This recent Commercial Court decision revisits the interpretation of conditions precedent in insurance policies.It also explores the nature of a third party's right under the Third Parties (Rights Against Insurers) Act 1930.
The background is that Denso were sued by Mploy for over £600,000. Mploy took out ATE insurance underwritten by Great Lakes (which had Denso against an adverse Order for costs). Although Denso was held liable to Mploy in the underlying litigation, Mploy failed to beat a Part 36 offer made by Denso. Mploy was awarded c£34k in damages but as it failed to beat a Part 36 Offer that had been made, it was Ordered to pay the Bulk of Denso's costs. Denso told the liquidator that it would accept £210,000 but that unless they received a response they would claim the full amount of the costs incurred. The liquidator failed to pass that information to Great Lakes. Accordingly, Denso commenced a claim for detailed assessment. Its net position, once its costs exposure to Denso under the Part 36 offer was taken into account, meant that Mploy owed Denso almost £300,000 in respect of costs. Denso sought to recover costs direct from Great Lakes under the 1930 Act.
The dispute between Denso and Great Lakes essentially turned on whether Great Lakes could rely on a number of breaches by Mploy/its agents requiring them to cooperate in any claim and to provide information, whether the relevant obligations operated as conditions precedent under the policy and whether Great Lakes could set off unpaid premium from any sums due to the paid to Denso.
Finding in favour of Great Lakes, the court held that Mploy had breached obligations which were conditions precedent, including failing to pass on information relevant to costs "without delay". They were commercially vital. The insurer was exposed to costs, and the policy could not work without the insured's cooperation. Notifying insurers of a Part 36 offer after 2 months did not amount to acting "without delay". In the modern world a delay of more than a few days "was unacceptably slow".
The decision is also instructive as to how the courts approach conditions precedents in insurance policies. Essentially the court adopted a flexible approach. Conditions Precedent and Due Observance clauses are not to be viewed with hostility. Following the approach in Aspen v Pectel, the court must examine whether there is a sufficient conditional link between breach of an obligation and the consequence of repudiation of claims. The court will also ask itself whether there is sufficient commercial purpose to the relevant obligations.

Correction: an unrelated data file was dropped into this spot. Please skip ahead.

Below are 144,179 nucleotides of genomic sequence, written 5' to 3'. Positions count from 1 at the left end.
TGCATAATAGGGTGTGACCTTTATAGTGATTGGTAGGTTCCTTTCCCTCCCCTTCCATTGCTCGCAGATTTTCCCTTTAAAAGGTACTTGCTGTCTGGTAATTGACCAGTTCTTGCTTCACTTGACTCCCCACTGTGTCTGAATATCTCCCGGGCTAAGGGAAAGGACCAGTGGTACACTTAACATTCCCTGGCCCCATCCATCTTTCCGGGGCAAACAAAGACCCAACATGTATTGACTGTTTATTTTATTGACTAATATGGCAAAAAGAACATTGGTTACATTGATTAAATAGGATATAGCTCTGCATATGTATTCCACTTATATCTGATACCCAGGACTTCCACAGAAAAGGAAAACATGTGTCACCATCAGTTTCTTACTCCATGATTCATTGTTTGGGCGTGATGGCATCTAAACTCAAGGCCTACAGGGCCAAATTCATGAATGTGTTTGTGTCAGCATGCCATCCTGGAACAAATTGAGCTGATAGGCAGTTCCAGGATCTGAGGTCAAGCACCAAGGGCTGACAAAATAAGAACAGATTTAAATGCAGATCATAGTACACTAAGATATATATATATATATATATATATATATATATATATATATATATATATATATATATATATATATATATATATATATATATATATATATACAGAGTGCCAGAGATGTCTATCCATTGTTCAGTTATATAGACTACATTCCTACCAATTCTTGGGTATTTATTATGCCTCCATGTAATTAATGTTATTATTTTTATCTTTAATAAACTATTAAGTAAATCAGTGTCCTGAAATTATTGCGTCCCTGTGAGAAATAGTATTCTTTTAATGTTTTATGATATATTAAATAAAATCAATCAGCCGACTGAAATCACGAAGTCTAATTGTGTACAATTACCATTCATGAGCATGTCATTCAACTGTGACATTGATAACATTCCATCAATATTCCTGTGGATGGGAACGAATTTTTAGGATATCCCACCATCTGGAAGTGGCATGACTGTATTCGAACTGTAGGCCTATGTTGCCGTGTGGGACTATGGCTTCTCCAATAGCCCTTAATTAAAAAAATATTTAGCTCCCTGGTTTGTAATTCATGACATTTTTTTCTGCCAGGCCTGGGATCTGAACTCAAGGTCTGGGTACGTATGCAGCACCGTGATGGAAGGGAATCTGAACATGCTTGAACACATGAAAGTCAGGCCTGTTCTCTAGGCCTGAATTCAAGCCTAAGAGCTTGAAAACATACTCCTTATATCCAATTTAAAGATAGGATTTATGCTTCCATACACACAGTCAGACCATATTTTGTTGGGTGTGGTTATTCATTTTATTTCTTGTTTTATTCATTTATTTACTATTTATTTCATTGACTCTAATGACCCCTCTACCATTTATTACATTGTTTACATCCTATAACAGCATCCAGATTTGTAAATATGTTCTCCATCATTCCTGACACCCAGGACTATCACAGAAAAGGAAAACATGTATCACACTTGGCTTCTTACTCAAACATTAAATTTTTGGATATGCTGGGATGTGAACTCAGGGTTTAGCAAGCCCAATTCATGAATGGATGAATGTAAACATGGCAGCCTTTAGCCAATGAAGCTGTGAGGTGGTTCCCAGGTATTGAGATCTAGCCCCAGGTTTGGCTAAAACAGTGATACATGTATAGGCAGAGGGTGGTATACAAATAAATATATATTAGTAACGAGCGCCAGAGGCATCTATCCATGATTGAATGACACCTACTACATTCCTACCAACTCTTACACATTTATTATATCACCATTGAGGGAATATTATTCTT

Having upheld the operation of the Due Observance clause, the court nonetheless went on to analyse the various obligations in turn to see whether they should in fact be treated as conditions precedent to insurer's liability to indemnify.
Interestingly, the court also observed that it did not matter that Great Lakes ultimately agreed with Mploy that the Part 36 offer should not be accepted.
Another notable feature of the decision is that the court attached little weight to Denso's argument that Mploy's breach was immaterial because Great Lakes, when informed about the Part 36 offer, did not require a different approach and acquiesced in Mploy's rejection of the offer. This did not matter. What mattered was that the delay had deprived Great Lakes of the opportunity to consider the offer shortly after it was made. It is also worth mentioning that an insurer could not rely on this breach to deny cover, by operation of section 11 of the Insurance Act 2015. Under this provision, an Insured can escape the consequences of non-compliance if it shows that the non-compliance with the term could not have increased the risk of the loss which actually occurred in the circumstances in which it occurred.
This case is also of interest since the court considered whether Great Lakes could set off from any sums due to Denso the amount of the unpaid premium. Although strictly unnecessary given the findings made on breach of condition precedent, the court held that legal set off was probably precluded under the scheme of the 1930 Act. The court seemed prepared to consider in principle whether equitable set off might assist Great Lakes, but concluded that as the requisite ingredients for this has not been pleaded and proven, such that the argument would fail. Arguably entertaining an argument of equitable set-off in appropriate cases would be consistent with the premise of the 1930 Act, namely that the third part is in no better position vis-à-vis the insurer than the original insured.
The successor to the 1930 Act, the Third Parties (Rights against Insurers) Act 2010, is based on the same premise.However it is now possible for the third party to seek to comply with obligations breached by the original insured. So a third party could seek belatedly to furnish insurers with relevant information about offers and engage insurers in settlement discussions.Much though may still come down to timing, whether the third party will become aware of the insurance position, and the terms of the policy, in time to shore up its position.